A Catherine Breillat Retrospective
by Dan Sallitt
Reproduced from the web site of the American Museum of the Moving Image.
The Lifetime Series:
A Catherine Breillat Retrospective
October 6 + 7, 2001
A PINEWOOD DIALOGUE WITH CATHERINE BREILLAT
1999, 88 mins. With Caroline Ducey. Breillat received worldwide
attention with this sexually explicit fable of a young woman whose
withholding lover drives her into infidelity and self-discovery.
This film flirts with the style and substance of pornography and
shows how words and images can obscure as much as they reveal.
Free with Museum admission.
A REAL YOUNG GIRL
1976, 92 mins. Breillat's first film, from her novel Le Souperail,
was shelved thanks to France's "X Law" and not released until 2000.
A teenaged girl on summer vacation in rural France plunges into
a contemplative world of sexual self-exploration.
1979, 94 mins. With Joe Dallesandro. A startling experiment in shifting
moods, Tapage depicts a film director's roller-coaster affair that
careens out of her control. This major film is the fullest expression
of the dialectic between gaiety and gravity in Breillat's work.
1987, 88 mins. With Jean-Pierre Leaud. Breillat's first film to
receive U.S. distribution is an exciting pas de deux between a headstrong
fourteen-year-old and the aging Romeo whom she fascinates.
DIRTY LIKE AN ANGEL
1991, 105 mins. "I want to tell a story about people who don't love
each other. They desire each other, and that desire is born of betrayal,
shame, and remorse." Breillat enters the policier genre with this
story of the affair between a 50-year-old detective and the young
wife of his partner.
1996, 113 mins. This unnerving, brilliant work, based on a real-life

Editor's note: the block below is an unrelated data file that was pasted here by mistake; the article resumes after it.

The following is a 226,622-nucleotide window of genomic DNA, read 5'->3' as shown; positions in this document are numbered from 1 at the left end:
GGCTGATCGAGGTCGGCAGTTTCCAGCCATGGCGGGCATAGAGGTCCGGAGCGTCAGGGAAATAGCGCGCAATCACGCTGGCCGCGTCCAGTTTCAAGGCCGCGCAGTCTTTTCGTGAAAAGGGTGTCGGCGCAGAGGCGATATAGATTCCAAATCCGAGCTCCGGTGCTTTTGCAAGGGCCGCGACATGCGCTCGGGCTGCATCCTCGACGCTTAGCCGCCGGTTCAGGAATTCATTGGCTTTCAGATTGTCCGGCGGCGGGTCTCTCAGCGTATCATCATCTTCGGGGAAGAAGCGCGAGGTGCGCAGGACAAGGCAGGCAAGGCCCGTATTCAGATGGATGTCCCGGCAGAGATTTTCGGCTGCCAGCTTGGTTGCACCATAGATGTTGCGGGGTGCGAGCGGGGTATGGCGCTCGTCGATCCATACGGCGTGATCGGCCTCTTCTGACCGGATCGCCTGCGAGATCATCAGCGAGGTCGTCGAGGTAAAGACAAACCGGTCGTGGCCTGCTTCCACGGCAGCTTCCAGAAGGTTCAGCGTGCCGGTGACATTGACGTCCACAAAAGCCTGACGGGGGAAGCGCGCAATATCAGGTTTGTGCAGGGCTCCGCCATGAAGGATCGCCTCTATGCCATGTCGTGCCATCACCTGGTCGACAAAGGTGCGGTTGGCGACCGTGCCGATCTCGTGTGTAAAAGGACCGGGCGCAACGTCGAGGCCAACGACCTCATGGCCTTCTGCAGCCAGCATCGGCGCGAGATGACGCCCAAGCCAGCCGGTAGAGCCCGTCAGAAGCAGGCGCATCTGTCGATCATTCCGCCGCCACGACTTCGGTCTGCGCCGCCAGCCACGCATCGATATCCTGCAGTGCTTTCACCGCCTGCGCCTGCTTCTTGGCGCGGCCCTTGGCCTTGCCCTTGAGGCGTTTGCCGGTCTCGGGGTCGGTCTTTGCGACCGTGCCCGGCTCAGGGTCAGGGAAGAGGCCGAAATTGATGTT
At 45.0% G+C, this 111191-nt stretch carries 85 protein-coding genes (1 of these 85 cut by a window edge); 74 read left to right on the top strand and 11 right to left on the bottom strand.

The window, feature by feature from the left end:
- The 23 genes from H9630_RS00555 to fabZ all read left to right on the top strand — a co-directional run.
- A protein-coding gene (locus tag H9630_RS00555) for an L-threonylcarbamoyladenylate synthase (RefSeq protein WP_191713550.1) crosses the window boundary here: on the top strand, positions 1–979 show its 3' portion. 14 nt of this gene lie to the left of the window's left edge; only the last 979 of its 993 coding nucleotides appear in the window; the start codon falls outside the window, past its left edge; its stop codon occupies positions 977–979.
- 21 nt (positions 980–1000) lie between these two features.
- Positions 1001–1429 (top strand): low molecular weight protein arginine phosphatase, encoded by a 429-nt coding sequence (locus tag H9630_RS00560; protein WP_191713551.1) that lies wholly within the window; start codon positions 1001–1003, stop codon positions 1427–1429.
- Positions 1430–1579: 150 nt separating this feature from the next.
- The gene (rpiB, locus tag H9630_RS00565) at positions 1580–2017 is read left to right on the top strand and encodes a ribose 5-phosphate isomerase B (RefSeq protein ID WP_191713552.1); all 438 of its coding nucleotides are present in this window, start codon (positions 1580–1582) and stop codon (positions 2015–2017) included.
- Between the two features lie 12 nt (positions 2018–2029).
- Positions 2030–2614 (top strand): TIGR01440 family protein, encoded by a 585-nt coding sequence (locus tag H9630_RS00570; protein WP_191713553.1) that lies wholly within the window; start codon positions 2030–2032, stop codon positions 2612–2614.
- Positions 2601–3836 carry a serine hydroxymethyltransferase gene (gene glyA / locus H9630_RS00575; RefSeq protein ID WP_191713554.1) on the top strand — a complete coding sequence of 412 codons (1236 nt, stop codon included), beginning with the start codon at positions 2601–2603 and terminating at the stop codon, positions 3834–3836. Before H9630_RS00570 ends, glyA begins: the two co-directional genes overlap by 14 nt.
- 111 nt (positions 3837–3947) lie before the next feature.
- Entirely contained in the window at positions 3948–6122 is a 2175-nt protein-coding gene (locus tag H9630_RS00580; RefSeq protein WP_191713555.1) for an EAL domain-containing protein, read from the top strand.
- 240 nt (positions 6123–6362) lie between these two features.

crime of passion, depicts the troubled romance between a twice-married
surgeon and a younger man. Preceded by AUX NICOIS QUI MAL Y PENSENT
(1995, 22 mins). This short was made for the anthology film A PROPOS
DE NICE, LA SUITE.
the recent U.S. releases of her sixth feature, Romance, and her
1976 debut A Real Young Girl, Catherine Breillat earned notoriety
as a controversial filmmaker who tests the boundary between art
films and pornography. Between these bookends lie a series of extraordinary
films, virtually unknown in this country, that establish Breillat's
place, along with Maurice Pialat and Jean Eustache, as one of the
greatest post-New Wave French directors.
Her films are not comfortable
for audiences seeking clean lines of identification. Breillat loves
and admires her sexual combatants, but also shows their cruelty,
their fraudulence, and their animosity toward the opposite sex.
This freedom of characterization combines with Breillat's observational
powers to create a remarkable sense of realism: No truth is censored
to preserve a character's dignity or stature.
Men and women in Breillat's films
are tender enemies, equally powerful, instinctively wary of one
another. Their sex is full of hesitations, frustrations, longeurs;
Breillat likes to use jump cuts to increase the sense of ennui rather
than to remove the dull bits. Though she spares her characters nothing,
Breillat the director inhabits a separate metaphysical plane, where
she finds a kind of joy in a war fought well; at unexpected moments,
her charcters join her on that plane and the tone of her films shifts
from despair into exuberance.
This retrospective coincides
with the release of Breillat's eagerly awaited Fat Girl, which is
premiering at the New York Film Festival.
This series is made possible in part by a generous gift from
Special thanks to Cowboy Booking, Empire Films, FPI (Paris), and
copyright 2002 American Museum of the Moving Image
All rights reserved